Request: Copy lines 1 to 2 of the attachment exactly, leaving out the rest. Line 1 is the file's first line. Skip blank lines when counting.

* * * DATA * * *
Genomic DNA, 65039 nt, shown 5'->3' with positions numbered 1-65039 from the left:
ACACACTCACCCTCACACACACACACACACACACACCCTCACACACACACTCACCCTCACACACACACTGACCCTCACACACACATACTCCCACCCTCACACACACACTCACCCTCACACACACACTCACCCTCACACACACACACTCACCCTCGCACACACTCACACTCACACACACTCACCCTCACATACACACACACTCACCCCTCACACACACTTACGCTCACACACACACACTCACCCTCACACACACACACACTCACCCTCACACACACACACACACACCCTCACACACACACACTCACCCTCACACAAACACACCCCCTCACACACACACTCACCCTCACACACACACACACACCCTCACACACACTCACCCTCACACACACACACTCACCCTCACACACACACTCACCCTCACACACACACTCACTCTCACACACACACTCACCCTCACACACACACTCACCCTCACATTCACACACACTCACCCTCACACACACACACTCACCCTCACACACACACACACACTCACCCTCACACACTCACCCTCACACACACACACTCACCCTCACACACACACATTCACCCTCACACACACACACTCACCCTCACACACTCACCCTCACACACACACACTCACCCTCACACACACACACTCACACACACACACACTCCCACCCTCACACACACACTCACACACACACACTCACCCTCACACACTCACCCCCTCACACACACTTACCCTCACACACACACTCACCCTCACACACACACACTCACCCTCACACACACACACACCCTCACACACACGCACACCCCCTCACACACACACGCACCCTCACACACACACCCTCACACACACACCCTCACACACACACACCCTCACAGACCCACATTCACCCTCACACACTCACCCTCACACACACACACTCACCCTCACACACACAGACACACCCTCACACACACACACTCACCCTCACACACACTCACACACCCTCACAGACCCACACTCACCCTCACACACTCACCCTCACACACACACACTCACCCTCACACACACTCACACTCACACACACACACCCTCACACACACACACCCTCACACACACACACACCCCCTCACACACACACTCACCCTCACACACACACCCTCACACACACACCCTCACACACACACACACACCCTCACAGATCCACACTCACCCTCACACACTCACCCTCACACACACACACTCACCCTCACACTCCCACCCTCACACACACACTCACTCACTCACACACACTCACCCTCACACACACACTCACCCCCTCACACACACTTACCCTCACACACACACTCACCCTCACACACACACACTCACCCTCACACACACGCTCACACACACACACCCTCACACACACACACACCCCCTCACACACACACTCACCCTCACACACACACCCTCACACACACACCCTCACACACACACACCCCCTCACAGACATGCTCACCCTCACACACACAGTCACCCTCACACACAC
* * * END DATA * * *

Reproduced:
Genomic DNA, 65039 nt, shown 5'->3' with positions numbered 1-65039 from the left:
ACACACTCACCCTCACACACACACACACACACACACCCTCACACACACACTCACCCTCACACACACACTGACCCTCACACACACATACTCCCACCCTCACACACACACTCACCCTCACACACACACTCACCCTCACACACACACACTCACCCTCGCACACACTCACACTCACACACACTCACCCTCACATACACACACACTCACCCCTCACACACACTTACGCTCACACACACACACTCACCCTCACACACACACACACTCACCCTCACACACACACACACACACCCTCACACACACACACTCACCCTCACACAAACACACCCCCTCACACACACACTCACCCTCACACACACACACACACCCTCACACACACTCACCCTCACACACACACACTCACCCTCACACACACACTCACCCTCACACACACACTCACTCTCACACACACACTCACCCTCACACACACACTCACCCTCACATTCACACACACTCACCCTCACACACACACACTCACCCTCACACACACACACACACTCACCCTCACACACTCACCCTCACACACACACACTCACCCTCACACACACACATTCACCCTCACACACACACACTCACCCTCACACACTCACCCTCACACACACACACTCACCCTCACACACACACACTCACACACACACACACTCCCACCCTCACACACACACTCACACACACACACTCACCCTCACACACTCACCCCCTCACACACACTTACCCTCACACACACACTCACCCTCACACACACACACTCACCCTCACACACACACACACCCTCACACACACGCACACCCCCTCACACACACACGCACCCTCACACACACACCCTCACACACACACCCTCACACACACACACCCTCACAGACCCACATTCACCCTCACACACTCACCCTCACACACACACACTCACCCTCACACACACAGACACACCCTCACACACACACACTCACCCTCACACACACTCACACACCCTCACAGACCCACACTCACCCTCACACACTCACCCTCACACACACACACTCACCCTCACACACACTCACACTCACACACACACACCCTCACACACACACACCCTCACACACACACACACCCCCTCACACACACACTCACCCTCACACACACACCCTCACACACACACCCTCACACACACACACACACCCTCACAGATCCACACTCACCCTCACACACTCACCCTCACACACACACACTCACCCTCACACTCCCACCCTCACACACACACTCACTCACTCACACACACTCACCCTCACACACACACTCACCCCCTCACACACACTTACCCTCACACACACACTCACCCTCACACACACACACTCACCCTCACACACACGCTCACACACACACACCCTCACACACACACACACCCCCTCACACACACACTCACCCTCACACACACACCCTCACACACACACCCTCACACACACACACCCCCTCACAGACATGCTCACCCTCACACACACAGTCACCCTCACACACAC